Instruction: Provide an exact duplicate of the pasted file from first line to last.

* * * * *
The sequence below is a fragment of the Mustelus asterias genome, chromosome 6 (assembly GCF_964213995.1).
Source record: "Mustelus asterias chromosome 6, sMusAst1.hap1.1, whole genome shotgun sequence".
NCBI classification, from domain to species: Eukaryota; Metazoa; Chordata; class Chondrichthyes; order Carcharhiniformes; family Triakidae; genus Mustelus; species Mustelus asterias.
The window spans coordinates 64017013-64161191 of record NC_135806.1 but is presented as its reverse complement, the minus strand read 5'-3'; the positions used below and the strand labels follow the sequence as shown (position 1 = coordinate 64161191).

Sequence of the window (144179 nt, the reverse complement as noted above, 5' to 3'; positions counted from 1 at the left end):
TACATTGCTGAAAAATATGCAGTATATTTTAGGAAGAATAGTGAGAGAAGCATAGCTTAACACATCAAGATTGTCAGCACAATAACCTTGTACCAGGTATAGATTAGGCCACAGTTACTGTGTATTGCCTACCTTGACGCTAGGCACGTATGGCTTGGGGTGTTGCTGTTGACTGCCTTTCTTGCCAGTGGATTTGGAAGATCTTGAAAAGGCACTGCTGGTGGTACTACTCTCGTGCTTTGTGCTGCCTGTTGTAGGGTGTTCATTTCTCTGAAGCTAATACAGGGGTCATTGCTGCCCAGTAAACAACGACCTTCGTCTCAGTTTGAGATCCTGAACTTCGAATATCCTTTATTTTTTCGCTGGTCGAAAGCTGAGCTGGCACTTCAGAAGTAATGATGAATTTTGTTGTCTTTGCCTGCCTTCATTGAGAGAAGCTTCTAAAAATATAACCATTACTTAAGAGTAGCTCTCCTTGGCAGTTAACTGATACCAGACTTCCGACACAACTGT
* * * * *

The sequence below is a fragment of the Mustelus asterias genome, chromosome 6 (assembly GCF_964213995.1).
Source record: "Mustelus asterias chromosome 6, sMusAst1.hap1.1, whole genome shotgun sequence".
NCBI classification, from domain to species: Eukaryota; Metazoa; Chordata; class Chondrichthyes; order Carcharhiniformes; family Triakidae; genus Mustelus; species Mustelus asterias.
The window spans coordinates 64017013-64161191 of record NC_135806.1 but is presented as its reverse complement, the minus strand read 5'-3'; the positions used below and the strand labels follow the sequence as shown (position 1 = coordinate 64161191).

Sequence of the window (144179 nt, the reverse complement as noted above, 5' to 3'; positions counted from 1 at the left end):
TACATTGCTGAAAAATATGCAGTATATTTTAGGAAGAATAGTGAGAGAAGCATAGCTTAACACATCAAGATTGTCAGCACAATAACCTTGTACCAGGTATAGATTAGGCCACAGTTACTGTGTATTGCCTACCTTGACGCTAGGCACGTATGGCTTGGGGTGTTGCTGTTGACTGCCTTTCTTGCCAGTGGATTTGGAAGATCTTGAAAAGGCACTGCTGGTGGTACTACTCTCGTGCTTTGTGCTGCCTGTTGTAGGGTGTTCATTTCTCTGAAGCTAATACAGGGGTCATTGCTGCCCAGTAAACAACGACCTTCGTCTCAGTTTGAGATCCTGAACTTCGAATATCCTTTATTTTTTCGCTGGTCGAAAGCTGAGCTGGCACTTCAGAAGTAATGATGAATTTTGTTGTCTTTGCCTGCCTTCATTGAGAGAAGCTTCTAAAAATATAACCATTACTTAAGAGTAGCTCTCCTTGGCAGTTAACTGATACCAGACTTCCGACACAACTGT